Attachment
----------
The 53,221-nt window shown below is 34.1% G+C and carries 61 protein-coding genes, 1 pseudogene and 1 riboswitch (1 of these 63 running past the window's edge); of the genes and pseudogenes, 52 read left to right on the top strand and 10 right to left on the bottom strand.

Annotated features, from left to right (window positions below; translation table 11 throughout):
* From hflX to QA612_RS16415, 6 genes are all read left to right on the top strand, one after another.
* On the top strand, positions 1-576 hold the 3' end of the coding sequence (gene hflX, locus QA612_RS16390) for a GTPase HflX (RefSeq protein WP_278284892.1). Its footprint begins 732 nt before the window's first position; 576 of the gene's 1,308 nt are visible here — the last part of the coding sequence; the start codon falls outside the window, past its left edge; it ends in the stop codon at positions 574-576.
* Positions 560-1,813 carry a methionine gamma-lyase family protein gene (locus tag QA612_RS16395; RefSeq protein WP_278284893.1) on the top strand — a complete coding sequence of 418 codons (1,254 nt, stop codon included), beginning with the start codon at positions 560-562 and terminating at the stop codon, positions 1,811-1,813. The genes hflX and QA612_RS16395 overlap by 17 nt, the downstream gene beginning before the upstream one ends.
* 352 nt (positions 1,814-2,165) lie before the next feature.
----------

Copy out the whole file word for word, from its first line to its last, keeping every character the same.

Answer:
The 53,221-nt window shown below is 34.1% G+C and carries 61 protein-coding genes, 1 pseudogene and 1 riboswitch (1 of these 63 running past the window's edge); of the genes and pseudogenes, 52 read left to right on the top strand and 10 right to left on the bottom strand.

Annotated features, from left to right (window positions below; translation table 11 throughout):
* From hflX to QA612_RS16415, 6 genes are all read left to right on the top strand, one after another.
* On the top strand, positions 1-576 hold the 3' end of the coding sequence (gene hflX, locus QA612_RS16390) for a GTPase HflX (RefSeq protein WP_278284892.1). Its footprint begins 732 nt before the window's first position; 576 of the gene's 1,308 nt are visible here — the last part of the coding sequence; the start codon falls outside the window, past its left edge; it ends in the stop codon at positions 574-576.
* Positions 560-1,813 carry a methionine gamma-lyase family protein gene (locus tag QA612_RS16395; RefSeq protein WP_278284893.1) on the top strand — a complete coding sequence of 418 codons (1,254 nt, stop codon included), beginning with the start codon at positions 560-562 and terminating at the stop codon, positions 1,811-1,813. The genes hflX and QA612_RS16395 overlap by 17 nt, the downstream gene beginning before the upstream one ends.
* 352 nt (positions 1,814-2,165) lie before the next feature.